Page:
Department of Pathology
  Brigham and Women's Hospital
  A teaching Affliate of Harvard Medical School
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Ronny I. Drapkin, M.D.,Ph.D.

Assistant Professor of Pathology, Harvard Medical School
Principal Investigator


Academic Activities:
Research in the Drapkin laboratory focuses on understanding the pathogenesis and genetic alterations involved in women’s cancers, with a specific interest in ovarian cancer. A major goal is to translate what is learned at the bench into clinically useful diagnostic and therapeutic tools. To accomplish these goals, the laboratory focuses on three complementary approaches: (1) ovarian cancer genetics, (2) pathogenesis, and (3) biomarker development. All three approaches rely on integrated genomic studies, new cell culture model systems, and rigorous protein biochemistry and molecular biology.
Office
44 Binney Street
JFB-215D DFCI
Boston,MA 02115
Email1: ronny_drapkin@dfci.harvard.edu
Education and Training:

Medical School - : University of Medicine and Dentistry of New Jersey M.D.
Graduate School - : University of Medicine and Dentistry of New Jersey Ph.D.
Residency 7/1/98 - 6/30/2001 : Brigham and Women's Hospital
Fellowship 7/1/2001 - 8/30/2005 : Dana-Farber Cancer Institute

Clinical Specialties: Research Interests:
  • Ovarian cancer
  • Cell Proliferation
  • Cancer
  • Oncogenesis
  • Signalling pathway
  • Growth factor
  • Breast Cancer
  • Gene expression profiling
  • Marker identification
  • Pathogenesis
  • Transcriptional regulation
  • Cell Biology
Publication:
  1. Overexpression of Elafin in Ovarian Carcinoma Is Driven by Genomic Gains and Activation of the Nuclear Factor B Pathway and Is Associated with Poor Overall Survival. Adam Clauss, Vivian Ng, Joyce Liu, Huiying Piao, Moises Russo, Natalie Vena, Qing Sheng, Michelle S. Hirsch, Tomas Bonome, Ursula Matulonis, Azra H. Ligon, Michael J. Birrer, and Ronny Drapkin. Neoplasia (2010), 12, 161–172.
  2. Primary ex vivo cultures of human fallopian tube epithelium as a model for serous ovarian carcinogenesis. K Levanon, V Ng, HY Piao, Yi Zhang, MC Chang, MH Roh, DW Kindelberger, MS Hirsch, CP Crum, JA Marto and R Drapkin. Oncogene (2010) 29, 1103–1113.
  3. Ovarian Cancer Pathogenesis: A Model in Evolution. Alison M. Karst and Ronny Drapkin. Journal of Oncology (2010), 2010, article ID 932371.
  4. An Activated ErbB3/NRG1 Autocrine Loop Supports In Vivo Proliferation in Ovarian Cancer Cells. Qing Sheng, Xinggang Liu, Eleanor Fleming, Karen Yuan, Huiying Piao, Jinyun Chen, Zeinab Moustafa, Roman K. Thomas, Heidi Greulich, Anna Schinzel, Sara Zaghlul, David Batt, Seth Ettenberg, Matthew Meyerson, Birgit Schoeberl, Andrew L. Kung, William C. Hahn, Ronny Drapkin, David M. Livingston, and Joyce F. Liu. Cancer Cell (2010) 17, 298–310.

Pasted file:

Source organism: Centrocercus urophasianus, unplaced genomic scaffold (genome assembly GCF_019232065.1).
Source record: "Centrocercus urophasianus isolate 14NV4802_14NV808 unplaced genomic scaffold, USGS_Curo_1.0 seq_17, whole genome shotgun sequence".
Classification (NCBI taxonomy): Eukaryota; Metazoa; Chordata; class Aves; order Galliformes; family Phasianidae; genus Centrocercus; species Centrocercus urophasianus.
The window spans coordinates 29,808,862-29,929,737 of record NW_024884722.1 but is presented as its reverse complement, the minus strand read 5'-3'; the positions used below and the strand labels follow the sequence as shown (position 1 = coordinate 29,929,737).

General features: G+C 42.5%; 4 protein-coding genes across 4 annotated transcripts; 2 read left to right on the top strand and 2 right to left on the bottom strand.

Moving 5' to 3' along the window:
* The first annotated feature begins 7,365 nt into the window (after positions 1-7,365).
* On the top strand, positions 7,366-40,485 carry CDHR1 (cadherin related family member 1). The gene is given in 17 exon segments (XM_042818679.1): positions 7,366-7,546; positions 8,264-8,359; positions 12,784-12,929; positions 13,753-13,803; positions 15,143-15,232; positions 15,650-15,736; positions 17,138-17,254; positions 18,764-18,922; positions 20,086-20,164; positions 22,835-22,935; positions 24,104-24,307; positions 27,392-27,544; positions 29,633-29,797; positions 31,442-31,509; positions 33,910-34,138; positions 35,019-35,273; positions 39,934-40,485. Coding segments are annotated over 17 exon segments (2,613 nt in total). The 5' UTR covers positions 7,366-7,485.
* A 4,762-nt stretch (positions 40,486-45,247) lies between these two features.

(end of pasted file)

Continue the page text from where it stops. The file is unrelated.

5. New Insights Into the Pathogenesis of Serous Ovarian Cancer and Its Clinical Impact. Keren Levanon, Christopher Crum, and Ronny Drapkin. J Clinical Oncology (2008) 26, 5284-5293.
  6. A Novel Breast Cancer-Associated BRIP1 (FANCJ/BACH1) GermlineMutation Impairs Protein Stability and Function. Arcangela DeNicolo, Mariella Tancredi, Grazia Lombardi, Cristina Chantal Flemma, Serena Barbuti, Claudio DiCristofano, Bijan Sobhian, Generoso Bevilacqua, Ronny Drapkin, and Maria Adelaide Caligo. Clin Cancer Res (2008) 14, 4672-4680.
  7. Erkko H, Xia B, Nikkila J, Schleutker J, Syrjakoski K, Mannermaa A, Kallioniemi A, Pylkas K, Karppinen S-M, Rapakko K, Miron A, Sheng Q, Li G, Mattila H, Bell DW, Haber DA, Grip M, Reiman M, Jukkola-Vuorinen A, Mustonen A, Kere J, Aaltonen LA, Kosma V-M, Soini Y, Drapkin RI, Livingston DM, Winqvist R. A recurrent mutation in PALB2 in Finnish cancer families. Nature 2007; 446: 316-319.
  8. Drapkin R, von Horsten HH, Lin Y, Mok SC, Crum CP, Welch WR, Hecht JL. Human epididymis protein 4 (HE4) is a secreted glycoprotein that is overexpressed by serous and endometrioid ovarian carcinomas. Cancer Res 2005; 65: 2162-2169
  9. Drapkin R, Crum CP, Hecht JL. Expression of Candidate Tumor Markers in Ovarian Carcinoma and Benign Ovary: Evidence for a link between epithelial phenotype and neoplasia. Human Pathol 2004; 35: 1014-1021.
  10. Cantor S*, Drapkin R*, Zhang F, Lin Y, Han J, Pamidi S, Livingston DM. The BRCA1-associated protein BACH1 is a DNA helicase targeted by clinically relevant inactivating mutations. PNAS 2004; 101: 2357-2362. (* denotes equal contribution).
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<Friday, December 15, 2017>
8:00 AM
Dr. Eleanor Russell-Goldman, Dr. Kristine Wong
Cotran Conference Center
9:15 AM

Autopsy suite
12:00 PM

GYN 14-headed scope
1:00 PM
Dr. Christopher Fletcher
Cotran Conference Center
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